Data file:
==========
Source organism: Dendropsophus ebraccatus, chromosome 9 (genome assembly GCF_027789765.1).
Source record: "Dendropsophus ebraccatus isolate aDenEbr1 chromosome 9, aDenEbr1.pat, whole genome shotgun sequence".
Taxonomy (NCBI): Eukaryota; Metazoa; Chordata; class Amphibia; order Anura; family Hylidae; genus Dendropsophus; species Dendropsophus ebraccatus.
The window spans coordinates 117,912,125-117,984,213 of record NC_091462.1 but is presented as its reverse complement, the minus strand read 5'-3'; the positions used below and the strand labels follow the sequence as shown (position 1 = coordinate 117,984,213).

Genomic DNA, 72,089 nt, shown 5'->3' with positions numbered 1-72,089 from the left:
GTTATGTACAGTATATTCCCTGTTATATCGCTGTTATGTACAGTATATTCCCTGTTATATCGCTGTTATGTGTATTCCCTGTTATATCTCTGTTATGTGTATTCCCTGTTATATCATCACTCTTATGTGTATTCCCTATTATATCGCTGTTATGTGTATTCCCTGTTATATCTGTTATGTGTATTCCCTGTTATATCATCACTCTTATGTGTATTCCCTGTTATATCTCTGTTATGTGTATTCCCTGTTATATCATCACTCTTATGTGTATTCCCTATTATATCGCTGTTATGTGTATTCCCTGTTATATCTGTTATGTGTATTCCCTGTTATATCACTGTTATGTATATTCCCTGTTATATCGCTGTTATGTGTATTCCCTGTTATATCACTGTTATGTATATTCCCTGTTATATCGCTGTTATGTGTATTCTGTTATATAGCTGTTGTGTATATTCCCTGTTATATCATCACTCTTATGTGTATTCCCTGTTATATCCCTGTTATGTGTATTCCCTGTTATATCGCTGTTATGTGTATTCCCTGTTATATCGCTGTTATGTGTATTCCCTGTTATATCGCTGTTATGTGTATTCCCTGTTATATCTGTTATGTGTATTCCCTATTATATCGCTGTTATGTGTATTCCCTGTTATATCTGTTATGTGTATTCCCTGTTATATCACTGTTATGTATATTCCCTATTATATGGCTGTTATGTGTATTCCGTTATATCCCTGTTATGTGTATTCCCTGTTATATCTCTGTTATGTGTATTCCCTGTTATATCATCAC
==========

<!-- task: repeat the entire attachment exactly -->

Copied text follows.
Source organism: Dendropsophus ebraccatus, chromosome 9 (genome assembly GCF_027789765.1).
Source record: "Dendropsophus ebraccatus isolate aDenEbr1 chromosome 9, aDenEbr1.pat, whole genome shotgun sequence".
Taxonomy (NCBI): Eukaryota; Metazoa; Chordata; class Amphibia; order Anura; family Hylidae; genus Dendropsophus; species Dendropsophus ebraccatus.
The window spans coordinates 117,912,125-117,984,213 of record NC_091462.1 but is presented as its reverse complement, the minus strand read 5'-3'; the positions used below and the strand labels follow the sequence as shown (position 1 = coordinate 117,984,213).

Genomic DNA, 72,089 nt, shown 5'->3' with positions numbered 1-72,089 from the left:
GTTATGTACAGTATATTCCCTGTTATATCGCTGTTATGTACAGTATATTCCCTGTTATATCGCTGTTATGTGTATTCCCTGTTATATCTCTGTTATGTGTATTCCCTGTTATATCATCACTCTTATGTGTATTCCCTATTATATCGCTGTTATGTGTATTCCCTGTTATATCTGTTATGTGTATTCCCTGTTATATCATCACTCTTATGTGTATTCCCTGTTATATCTCTGTTATGTGTATTCCCTGTTATATCATCACTCTTATGTGTATTCCCTATTATATCGCTGTTATGTGTATTCCCTGTTATATCTGTTATGTGTATTCCCTGTTATATCACTGTTATGTATATTCCCTGTTATATCGCTGTTATGTGTATTCCCTGTTATATCACTGTTATGTATATTCCCTGTTATATCGCTGTTATGTGTATTCTGTTATATAGCTGTTGTGTATATTCCCTGTTATATCATCACTCTTATGTGTATTCCCTGTTATATCCCTGTTATGTGTATTCCCTGTTATATCGCTGTTATGTGTATTCCCTGTTATATCGCTGTTATGTGTATTCCCTGTTATATCGCTGTTATGTGTATTCCCTGTTATATCTGTTATGTGTATTCCCTATTATATCGCTGTTATGTGTATTCCCTGTTATATCTGTTATGTGTATTCCCTGTTATATCACTGTTATGTATATTCCCTATTATATGGCTGTTATGTGTATTCCGTTATATCCCTGTTATGTGTATTCCCTGTTATATCTCTGTTATGTGTATTCCCTGTTATATCATCAC